by Lola Danielson, dramaturg
As you can imagine, there are many adaptations of Hans Christian Andersen’s stories. There have been numerous plays, cartoons, storybooks, and movies about his stories and life. When it came to choosing a script for their production of The Nightingale, Brigham Young University’s Young Company wanted a unique experience that holds a special message for its audience. Timothy Mason’s adaptation had everything they were looking for.
Timothy Mason adapted The Nightingale in partnership with Seattle Children’s Theatre and Children’s Theatre Company – Minneapolis for their 1975-76 season. Mason has produced plays across the United States and in London, but is best known for his musical adaptation of Dr. Seuss’ How The Grinch Stole Christmas. His adaptation of The Nightingale merges elements of dance and storytelling, with the narrator speaking English and the other characters speaking Mandarin Chinese.
Mason weaves proverbs into the script to relay important messages to the audience. A proverb is a popular phrase that expresses truth through messages of common sense or reflections on humanity. Here are a few examples of Chinese proverbs:
- A closed mind is like a closed book; just a block of wood.
- The longer the night lasts, the more our dreams will be.
- Of all the stratagems, to know when to quit is the best.
- Better a diamond with a flaw than a pebble without one.
- One joy scatters a hundred griefs.
- If you want happiness for a lifetime; help someone else.
While there are many Chinese proverbs, some more bizarre than others (i.e. Play a harp before a cow), Mason uses proverbs that are recognizable to younger audiences in America. Like Hans Christian Andersen, Timothy Mason used his knowledge and experience with China to influence his work, but blended English phrases and culture into the script as well.
The Chinese emperor in Mason’s adaptation of The Nightingale provides sage advice to members of his court when he says, “Do not be deceived by glitter and show. A true voice and a gentle heart are all you will ever need.” The emperor learns a hard lesson throughout the play and finally realizes that friendship is what really matters. He is deceived by the beauty of a golden, mechanical nightingale which leads to him turning away from the real nightingale. It is only when he is faced with death and saved by the real nightingale that he realizes what is really important in life – friendship. The emperor realizes that keeping promises and being kind to others, especially your friends, are more important than anything else mankind can make.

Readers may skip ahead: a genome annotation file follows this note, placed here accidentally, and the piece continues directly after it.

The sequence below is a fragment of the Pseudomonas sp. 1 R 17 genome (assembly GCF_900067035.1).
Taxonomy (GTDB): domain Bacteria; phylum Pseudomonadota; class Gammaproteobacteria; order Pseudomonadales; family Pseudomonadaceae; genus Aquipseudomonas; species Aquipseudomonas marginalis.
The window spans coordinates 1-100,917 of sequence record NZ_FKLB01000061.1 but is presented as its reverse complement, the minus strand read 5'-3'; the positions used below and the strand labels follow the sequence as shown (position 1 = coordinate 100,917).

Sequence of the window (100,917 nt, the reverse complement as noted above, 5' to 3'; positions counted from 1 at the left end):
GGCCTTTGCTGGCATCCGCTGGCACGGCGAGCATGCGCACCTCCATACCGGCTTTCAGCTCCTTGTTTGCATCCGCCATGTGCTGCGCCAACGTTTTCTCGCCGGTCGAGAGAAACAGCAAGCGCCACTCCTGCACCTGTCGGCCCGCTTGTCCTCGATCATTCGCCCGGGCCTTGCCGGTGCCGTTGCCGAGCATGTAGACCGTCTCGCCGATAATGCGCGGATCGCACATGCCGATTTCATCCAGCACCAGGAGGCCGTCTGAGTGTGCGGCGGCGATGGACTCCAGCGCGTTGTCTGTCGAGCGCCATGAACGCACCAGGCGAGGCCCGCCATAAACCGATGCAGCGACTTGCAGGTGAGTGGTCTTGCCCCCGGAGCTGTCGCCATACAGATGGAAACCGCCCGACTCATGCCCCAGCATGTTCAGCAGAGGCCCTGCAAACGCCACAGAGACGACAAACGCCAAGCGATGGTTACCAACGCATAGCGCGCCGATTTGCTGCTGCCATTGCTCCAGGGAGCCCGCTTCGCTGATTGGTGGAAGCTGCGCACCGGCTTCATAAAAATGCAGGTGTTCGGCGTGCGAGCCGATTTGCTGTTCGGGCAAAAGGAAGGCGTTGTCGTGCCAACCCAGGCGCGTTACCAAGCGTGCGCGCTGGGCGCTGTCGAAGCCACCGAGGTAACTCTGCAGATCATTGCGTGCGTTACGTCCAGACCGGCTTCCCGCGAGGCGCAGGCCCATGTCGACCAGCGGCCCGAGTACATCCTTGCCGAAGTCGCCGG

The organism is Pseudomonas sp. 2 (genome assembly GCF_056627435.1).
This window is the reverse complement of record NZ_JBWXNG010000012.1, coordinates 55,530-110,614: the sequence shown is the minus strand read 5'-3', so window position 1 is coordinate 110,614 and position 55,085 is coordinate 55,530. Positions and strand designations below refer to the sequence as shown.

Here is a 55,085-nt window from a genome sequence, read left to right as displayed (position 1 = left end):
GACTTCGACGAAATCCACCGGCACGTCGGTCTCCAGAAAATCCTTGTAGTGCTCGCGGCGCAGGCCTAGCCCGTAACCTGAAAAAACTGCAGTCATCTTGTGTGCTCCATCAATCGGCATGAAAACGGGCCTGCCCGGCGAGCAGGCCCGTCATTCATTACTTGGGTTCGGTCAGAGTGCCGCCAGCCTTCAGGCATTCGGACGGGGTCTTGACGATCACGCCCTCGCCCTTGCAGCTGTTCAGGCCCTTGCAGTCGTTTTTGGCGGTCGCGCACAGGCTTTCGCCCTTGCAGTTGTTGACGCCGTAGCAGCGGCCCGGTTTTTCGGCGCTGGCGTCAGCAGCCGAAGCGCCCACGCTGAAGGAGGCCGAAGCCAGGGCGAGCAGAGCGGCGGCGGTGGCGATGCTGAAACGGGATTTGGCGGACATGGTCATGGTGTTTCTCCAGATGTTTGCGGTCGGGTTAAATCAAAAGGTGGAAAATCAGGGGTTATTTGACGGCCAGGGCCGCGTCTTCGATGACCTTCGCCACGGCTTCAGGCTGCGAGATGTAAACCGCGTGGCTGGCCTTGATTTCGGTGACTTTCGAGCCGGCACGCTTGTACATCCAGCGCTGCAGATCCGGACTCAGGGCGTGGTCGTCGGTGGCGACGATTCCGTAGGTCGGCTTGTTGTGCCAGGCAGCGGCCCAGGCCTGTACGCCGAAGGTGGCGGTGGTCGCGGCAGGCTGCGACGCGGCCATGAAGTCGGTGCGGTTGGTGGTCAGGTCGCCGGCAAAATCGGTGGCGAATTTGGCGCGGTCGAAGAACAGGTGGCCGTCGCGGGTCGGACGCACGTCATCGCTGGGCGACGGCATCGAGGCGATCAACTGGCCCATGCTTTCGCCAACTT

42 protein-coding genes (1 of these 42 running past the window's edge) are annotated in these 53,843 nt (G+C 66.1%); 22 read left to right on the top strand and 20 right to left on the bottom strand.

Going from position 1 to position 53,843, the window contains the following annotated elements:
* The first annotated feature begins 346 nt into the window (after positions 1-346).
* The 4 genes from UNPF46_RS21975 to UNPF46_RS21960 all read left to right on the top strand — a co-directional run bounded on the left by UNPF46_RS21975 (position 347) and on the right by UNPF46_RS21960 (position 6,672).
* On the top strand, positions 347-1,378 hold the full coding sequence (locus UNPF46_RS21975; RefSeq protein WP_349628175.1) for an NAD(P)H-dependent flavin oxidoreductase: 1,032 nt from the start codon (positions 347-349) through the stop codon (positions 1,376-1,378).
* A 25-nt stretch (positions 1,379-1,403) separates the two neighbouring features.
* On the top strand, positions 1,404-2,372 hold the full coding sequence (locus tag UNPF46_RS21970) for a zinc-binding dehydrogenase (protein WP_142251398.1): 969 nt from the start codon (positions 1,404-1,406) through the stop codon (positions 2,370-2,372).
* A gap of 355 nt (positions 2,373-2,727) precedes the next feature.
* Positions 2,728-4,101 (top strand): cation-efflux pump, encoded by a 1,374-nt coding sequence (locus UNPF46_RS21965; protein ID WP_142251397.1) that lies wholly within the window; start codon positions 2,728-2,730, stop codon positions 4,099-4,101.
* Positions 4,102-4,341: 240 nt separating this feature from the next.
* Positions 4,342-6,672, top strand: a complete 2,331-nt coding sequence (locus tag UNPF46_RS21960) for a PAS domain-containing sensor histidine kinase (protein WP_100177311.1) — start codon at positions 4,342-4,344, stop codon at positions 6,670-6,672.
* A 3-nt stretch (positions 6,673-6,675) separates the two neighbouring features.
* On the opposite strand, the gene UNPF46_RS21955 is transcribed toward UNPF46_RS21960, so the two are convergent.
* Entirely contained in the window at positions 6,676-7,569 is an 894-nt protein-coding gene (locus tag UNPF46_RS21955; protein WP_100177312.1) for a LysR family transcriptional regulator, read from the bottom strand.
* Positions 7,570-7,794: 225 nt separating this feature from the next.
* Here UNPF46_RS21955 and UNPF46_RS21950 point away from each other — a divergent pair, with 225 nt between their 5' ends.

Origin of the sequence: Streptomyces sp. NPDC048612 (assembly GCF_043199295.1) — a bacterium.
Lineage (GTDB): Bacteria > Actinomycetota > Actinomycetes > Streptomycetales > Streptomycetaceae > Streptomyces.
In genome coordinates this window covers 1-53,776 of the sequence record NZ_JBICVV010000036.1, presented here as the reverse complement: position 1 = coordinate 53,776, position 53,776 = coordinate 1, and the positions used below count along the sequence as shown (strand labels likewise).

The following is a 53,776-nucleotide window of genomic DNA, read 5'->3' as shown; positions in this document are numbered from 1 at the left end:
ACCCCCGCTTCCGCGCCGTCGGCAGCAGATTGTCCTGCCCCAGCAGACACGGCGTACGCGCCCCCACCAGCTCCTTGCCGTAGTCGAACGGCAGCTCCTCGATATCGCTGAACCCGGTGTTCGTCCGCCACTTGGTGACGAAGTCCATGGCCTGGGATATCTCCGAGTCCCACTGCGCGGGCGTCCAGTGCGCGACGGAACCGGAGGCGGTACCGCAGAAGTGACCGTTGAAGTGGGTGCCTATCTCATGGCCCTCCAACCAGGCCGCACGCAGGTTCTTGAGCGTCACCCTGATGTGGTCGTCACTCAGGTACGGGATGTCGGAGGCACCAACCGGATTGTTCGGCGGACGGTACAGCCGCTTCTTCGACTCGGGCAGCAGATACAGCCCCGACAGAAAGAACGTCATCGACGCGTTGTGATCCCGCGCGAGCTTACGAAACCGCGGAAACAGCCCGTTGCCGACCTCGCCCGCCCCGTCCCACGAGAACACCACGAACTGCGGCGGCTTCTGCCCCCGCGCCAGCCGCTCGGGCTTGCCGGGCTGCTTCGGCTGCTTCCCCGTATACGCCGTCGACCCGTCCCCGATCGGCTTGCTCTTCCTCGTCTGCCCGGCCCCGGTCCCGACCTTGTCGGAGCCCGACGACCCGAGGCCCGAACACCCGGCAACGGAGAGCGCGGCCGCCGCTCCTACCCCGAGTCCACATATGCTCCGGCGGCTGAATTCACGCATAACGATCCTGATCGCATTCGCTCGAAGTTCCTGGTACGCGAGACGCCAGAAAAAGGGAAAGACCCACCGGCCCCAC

Proverbs may also act as a theme or a moral to the story. While Hans Christian Andersen did not write obvious morals into the end of his stories, there is always something to learn. The same goes for any book you read! Think of your favorite story. What is the moral of that story? What message did you take away? Why is it your favorite story? Is it because of what it taught you? The beauty of a great story is not just the great characters and the exciting plot, but what it teaches us. Great stories make us what to be better. Timothy Mason’s The Nightingale is no different.
I will leave you with another proverb from the play – something to reflect on as you continue through the rest of your week: “Do not be in such a hurry to get there, that you forget why you went.” Enjoy your journey!